Less than 24 hours after losing manager Sam Allardyce, Sunderland have replaced him with former Manchester United and Everton boss David Moyes.
The Premier League side had begun talking to Moyes as soon as it was became evident that Allardyce was the FA’s first choice for the England job, and as such it was a simple process of finalising his acquisition once the position became vacant yesterday afternoon.
He was odds-on favourite for the role since the beginning, and it seemed only a matter of when, rather thatn if, the 53-year-old would be appearing in the Stadium of Light dugout.
Speaking to the club’s website about the appointment, Sunderland chairman Ellis Short revealed that not only was Moyes the club’s first choice for the role on this occasion, but that they have made multiple attempts to sign him in the past:
“He was my number one managerial target for the last five appointments, but his desire to honour existing contracts meant we were not able to bring him to Sunderland previously.
“To be able to finally welcome him as our manager is fantastic news for the club.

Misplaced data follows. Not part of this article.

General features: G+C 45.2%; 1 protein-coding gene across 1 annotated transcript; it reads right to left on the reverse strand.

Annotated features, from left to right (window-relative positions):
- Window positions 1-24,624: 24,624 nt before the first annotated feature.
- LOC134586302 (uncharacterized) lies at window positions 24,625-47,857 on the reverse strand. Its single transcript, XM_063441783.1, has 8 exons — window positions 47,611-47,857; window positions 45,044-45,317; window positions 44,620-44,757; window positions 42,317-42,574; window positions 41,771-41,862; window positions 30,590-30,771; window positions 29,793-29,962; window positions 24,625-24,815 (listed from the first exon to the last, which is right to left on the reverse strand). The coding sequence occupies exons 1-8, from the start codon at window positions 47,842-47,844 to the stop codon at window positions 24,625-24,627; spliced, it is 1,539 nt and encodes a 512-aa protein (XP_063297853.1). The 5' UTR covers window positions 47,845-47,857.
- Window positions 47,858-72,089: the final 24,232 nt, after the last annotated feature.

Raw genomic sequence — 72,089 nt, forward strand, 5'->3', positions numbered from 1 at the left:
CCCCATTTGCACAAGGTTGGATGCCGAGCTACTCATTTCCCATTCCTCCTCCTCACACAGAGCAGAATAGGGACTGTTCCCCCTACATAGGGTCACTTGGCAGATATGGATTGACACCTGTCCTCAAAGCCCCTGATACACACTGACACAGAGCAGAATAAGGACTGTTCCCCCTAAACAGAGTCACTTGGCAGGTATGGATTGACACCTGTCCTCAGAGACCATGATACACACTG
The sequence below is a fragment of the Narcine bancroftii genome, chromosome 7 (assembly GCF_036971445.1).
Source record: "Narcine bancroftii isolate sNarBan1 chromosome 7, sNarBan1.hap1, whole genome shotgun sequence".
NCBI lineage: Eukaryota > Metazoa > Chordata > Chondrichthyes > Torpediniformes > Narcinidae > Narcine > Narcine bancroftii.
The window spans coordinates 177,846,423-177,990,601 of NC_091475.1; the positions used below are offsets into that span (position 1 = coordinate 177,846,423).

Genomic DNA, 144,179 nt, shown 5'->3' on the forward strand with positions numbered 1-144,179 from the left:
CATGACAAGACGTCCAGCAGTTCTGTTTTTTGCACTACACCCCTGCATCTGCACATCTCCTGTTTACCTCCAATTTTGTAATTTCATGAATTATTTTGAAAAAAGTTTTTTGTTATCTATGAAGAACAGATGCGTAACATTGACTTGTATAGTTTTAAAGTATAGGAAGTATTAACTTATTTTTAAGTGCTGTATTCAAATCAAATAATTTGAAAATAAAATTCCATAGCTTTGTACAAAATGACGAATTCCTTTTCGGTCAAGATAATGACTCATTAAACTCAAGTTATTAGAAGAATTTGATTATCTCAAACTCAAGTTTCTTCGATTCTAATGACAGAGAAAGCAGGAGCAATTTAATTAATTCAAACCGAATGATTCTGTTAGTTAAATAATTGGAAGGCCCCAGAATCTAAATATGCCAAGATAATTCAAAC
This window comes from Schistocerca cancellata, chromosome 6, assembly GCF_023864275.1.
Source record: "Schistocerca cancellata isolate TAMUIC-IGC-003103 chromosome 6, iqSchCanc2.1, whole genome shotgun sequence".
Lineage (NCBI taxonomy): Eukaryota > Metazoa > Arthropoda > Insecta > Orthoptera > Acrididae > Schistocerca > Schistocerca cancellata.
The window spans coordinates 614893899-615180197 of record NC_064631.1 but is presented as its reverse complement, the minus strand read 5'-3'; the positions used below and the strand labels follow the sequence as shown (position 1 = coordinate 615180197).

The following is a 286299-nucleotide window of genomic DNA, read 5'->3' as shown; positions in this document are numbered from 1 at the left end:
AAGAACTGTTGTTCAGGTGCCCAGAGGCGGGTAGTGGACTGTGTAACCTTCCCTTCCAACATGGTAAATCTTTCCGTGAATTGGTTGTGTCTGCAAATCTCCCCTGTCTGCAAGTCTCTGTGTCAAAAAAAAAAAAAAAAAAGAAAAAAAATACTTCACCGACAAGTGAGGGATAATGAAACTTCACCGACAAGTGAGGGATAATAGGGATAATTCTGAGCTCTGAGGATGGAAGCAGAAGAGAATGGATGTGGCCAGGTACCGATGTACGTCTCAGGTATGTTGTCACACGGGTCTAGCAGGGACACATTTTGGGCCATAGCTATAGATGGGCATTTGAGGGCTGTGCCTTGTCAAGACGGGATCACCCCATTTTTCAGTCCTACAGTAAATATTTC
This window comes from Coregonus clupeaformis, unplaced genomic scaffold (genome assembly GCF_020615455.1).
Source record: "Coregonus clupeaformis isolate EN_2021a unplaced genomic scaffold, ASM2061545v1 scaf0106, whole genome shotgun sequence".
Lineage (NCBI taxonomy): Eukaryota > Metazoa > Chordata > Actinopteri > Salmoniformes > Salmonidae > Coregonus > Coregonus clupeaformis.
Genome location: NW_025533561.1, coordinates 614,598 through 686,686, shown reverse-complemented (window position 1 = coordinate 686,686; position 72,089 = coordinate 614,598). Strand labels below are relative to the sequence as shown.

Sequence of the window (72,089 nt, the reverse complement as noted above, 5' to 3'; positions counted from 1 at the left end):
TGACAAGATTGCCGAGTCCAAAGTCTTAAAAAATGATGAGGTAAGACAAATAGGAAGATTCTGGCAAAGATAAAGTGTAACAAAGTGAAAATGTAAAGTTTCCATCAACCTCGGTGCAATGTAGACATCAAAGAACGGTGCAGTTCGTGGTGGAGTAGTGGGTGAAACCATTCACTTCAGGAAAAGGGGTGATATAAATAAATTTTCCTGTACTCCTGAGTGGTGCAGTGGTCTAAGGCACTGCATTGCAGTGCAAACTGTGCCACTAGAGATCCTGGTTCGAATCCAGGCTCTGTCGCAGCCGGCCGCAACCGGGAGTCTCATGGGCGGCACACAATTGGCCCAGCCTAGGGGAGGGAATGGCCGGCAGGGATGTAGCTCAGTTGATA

“The fact that David has committed to a four-year deal is a clear demonstration of his belief in what he can achieve here.”
Moyes himself was also delighted to be contacted, and in accepting the job it brings an end his two-year absence from the English game:
“I am delighted to have joined Sunderland. I am relishing the challenge and excited by the opportunity.
“I have taken over a big British club with a great support and I’m looking forward to working in the Premier League again.
“I look forward to continuing the good work done by Sam.”
190 – Only three PL managers (Ferguson, Wenger, Redknapp) have won more PL games than David Moyes (190). Seasoned. pic.twitter.com/Ggu39sOvni
— OptaJoe (@OptaJoe) July 23, 2016
Moyes returns to football having been sacked at Real Socieded last November, a similar fate to that which he suffered during an ill-fated nine-month spell as Sir Alex Ferguson’s successor at Manchester United in 2013/14.
His earlier managerial career was slightly more successful. He spent eleven years at Everton, guiding them to a top four finish – and Champions League football – in 2005.
He becomes Sunderland’s seventh manager in five years, but the only one not to be appointed in mid-season since Steve Bruce in 2009.